“I like knowing exactly what I’m putting in my body so I buy my food locally, the quality is much better and it’s also packed with nutrients. My husband and I love to be active too, it’s easy to get our exercise in when we’re having so much fun!”

If you would like to join me and other food activists for our D.C. Lobby Day and this fabulous local food feast, visit the NICFA.com website for more information!

Oh, and do contact the Agriculture and Health legislative aids from your Congressman and Senators’ offices and tell them to meet you there!

Here is my post about last years event, with a link to my photos on Flickr:

Peasants, Pitchforks and a Perfect Food Supply

Kimberly Hartke is publicist for the Weston A. Price Foundation, a non-profit which advocates farm fresh foods for their nutritional benefits. She is also a cowshare owner and raw milk activist.

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Comments

  1. Thanks, Kim, for another information-packed blog.

  2. S. 510 will do nothing to improve food safety, as it promotes burdensome paperwork, not inspections. The paperwork and record keeping it will require is so extensive that many small farmers may be forced out of business. Worse yet, S. 510 would give the FDA complete control over how food is raised, allowing them to require anything they want in the name of “safety.” This bill must be modified to exempt the small farmer, or defeated.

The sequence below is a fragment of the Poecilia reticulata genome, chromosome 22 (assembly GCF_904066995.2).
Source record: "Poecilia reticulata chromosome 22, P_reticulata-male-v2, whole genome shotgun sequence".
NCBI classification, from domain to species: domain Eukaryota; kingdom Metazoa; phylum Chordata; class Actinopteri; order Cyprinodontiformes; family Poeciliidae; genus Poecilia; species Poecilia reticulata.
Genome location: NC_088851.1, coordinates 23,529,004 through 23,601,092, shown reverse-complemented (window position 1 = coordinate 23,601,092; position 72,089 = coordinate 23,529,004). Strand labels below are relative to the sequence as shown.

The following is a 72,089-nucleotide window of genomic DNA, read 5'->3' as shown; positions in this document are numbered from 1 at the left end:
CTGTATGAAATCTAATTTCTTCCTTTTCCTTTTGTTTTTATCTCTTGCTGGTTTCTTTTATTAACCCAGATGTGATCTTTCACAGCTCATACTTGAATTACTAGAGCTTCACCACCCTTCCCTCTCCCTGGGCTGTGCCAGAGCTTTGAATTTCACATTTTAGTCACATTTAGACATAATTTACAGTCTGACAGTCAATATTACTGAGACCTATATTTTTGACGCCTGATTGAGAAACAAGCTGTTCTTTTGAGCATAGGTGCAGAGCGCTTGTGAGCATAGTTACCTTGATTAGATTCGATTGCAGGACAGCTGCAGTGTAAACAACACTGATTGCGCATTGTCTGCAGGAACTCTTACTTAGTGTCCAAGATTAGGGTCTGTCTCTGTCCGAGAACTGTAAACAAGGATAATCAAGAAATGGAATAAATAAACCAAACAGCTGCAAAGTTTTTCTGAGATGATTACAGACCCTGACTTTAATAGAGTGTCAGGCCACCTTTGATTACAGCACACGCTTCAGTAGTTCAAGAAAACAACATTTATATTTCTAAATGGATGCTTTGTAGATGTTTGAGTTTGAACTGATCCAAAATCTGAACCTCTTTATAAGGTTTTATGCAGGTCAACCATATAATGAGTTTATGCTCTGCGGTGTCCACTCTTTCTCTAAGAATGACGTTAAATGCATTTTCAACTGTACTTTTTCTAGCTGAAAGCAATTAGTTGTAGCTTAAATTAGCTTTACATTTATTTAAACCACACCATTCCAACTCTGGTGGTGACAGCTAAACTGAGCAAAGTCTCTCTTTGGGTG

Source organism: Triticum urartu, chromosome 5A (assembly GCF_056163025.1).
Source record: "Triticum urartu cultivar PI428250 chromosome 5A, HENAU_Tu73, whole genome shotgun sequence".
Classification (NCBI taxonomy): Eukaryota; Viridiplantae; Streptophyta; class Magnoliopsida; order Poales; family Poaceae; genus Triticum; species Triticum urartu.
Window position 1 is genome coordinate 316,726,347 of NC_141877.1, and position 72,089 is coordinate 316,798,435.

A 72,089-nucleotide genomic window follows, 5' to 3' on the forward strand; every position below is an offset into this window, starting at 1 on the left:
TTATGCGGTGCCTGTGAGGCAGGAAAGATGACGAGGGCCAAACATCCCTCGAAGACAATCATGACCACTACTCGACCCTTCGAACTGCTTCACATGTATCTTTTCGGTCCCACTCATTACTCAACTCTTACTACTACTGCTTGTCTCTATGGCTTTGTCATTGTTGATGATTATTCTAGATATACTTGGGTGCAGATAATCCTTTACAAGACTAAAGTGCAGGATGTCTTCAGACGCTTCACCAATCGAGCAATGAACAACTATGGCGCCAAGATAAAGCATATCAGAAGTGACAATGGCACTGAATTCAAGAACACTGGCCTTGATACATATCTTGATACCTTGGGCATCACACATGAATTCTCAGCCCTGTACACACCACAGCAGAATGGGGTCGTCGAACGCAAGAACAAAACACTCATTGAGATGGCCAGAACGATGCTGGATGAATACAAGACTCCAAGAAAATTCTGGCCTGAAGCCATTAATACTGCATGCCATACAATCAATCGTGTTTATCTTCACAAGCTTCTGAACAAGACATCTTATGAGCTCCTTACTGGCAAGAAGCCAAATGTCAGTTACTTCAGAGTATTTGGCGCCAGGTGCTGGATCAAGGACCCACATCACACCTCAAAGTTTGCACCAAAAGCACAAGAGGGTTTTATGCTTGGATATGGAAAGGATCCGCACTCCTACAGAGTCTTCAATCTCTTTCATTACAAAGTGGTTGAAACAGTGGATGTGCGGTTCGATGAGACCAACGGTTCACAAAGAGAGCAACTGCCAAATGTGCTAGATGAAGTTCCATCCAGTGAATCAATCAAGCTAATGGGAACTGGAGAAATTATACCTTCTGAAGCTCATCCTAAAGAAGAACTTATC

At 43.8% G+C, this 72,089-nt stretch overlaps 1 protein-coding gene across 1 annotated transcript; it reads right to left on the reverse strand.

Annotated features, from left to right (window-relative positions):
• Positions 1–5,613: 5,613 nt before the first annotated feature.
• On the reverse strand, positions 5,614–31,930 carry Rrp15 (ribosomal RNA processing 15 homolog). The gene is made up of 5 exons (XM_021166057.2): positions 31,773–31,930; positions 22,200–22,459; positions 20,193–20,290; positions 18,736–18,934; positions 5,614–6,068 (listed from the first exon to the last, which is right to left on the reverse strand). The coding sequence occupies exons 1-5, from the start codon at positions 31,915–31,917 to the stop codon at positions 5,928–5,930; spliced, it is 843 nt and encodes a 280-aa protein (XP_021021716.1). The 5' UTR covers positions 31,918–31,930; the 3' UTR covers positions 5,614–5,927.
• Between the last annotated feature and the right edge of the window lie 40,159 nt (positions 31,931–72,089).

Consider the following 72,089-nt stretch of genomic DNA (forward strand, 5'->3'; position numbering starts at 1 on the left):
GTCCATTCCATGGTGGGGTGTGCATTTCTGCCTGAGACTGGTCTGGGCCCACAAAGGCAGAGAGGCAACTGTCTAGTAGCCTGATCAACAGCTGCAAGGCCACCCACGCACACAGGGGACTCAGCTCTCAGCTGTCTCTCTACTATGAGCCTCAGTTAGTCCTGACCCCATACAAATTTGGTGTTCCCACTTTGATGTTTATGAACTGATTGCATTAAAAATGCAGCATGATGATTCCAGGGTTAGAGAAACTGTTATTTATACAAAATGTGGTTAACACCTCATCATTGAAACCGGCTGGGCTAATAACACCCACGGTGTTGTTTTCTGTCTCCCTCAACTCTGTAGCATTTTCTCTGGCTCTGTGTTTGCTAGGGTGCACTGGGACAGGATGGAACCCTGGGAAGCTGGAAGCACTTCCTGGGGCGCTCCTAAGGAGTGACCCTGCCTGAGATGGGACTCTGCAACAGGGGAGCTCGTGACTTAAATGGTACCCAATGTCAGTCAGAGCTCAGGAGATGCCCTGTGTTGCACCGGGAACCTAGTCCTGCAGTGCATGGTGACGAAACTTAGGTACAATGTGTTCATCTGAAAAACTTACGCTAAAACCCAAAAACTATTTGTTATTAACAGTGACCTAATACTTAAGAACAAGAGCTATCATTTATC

.-= Stanley Fishman´s last blog ..Stop Senate Bill 510 — Save Organic Food =-.

  3. I would love to have a movement get started in Hawaii. We moved here a year ago, and raw milk is illegal. We’ve been able to get it, but it’s difficult and expensive (marijuana is cheaper and easier to come by here – and less frowned upon!). In fact, a fresh, local food movement in general is desperately needed. Most of the food is imported, and the general diet here is one of the worst I’ve seen – amazing when you consider the natural bounty of Hawaii, and the healthy traditional diet of the islands.

    But back to my original point – what can be done to fight the law against raw milk here?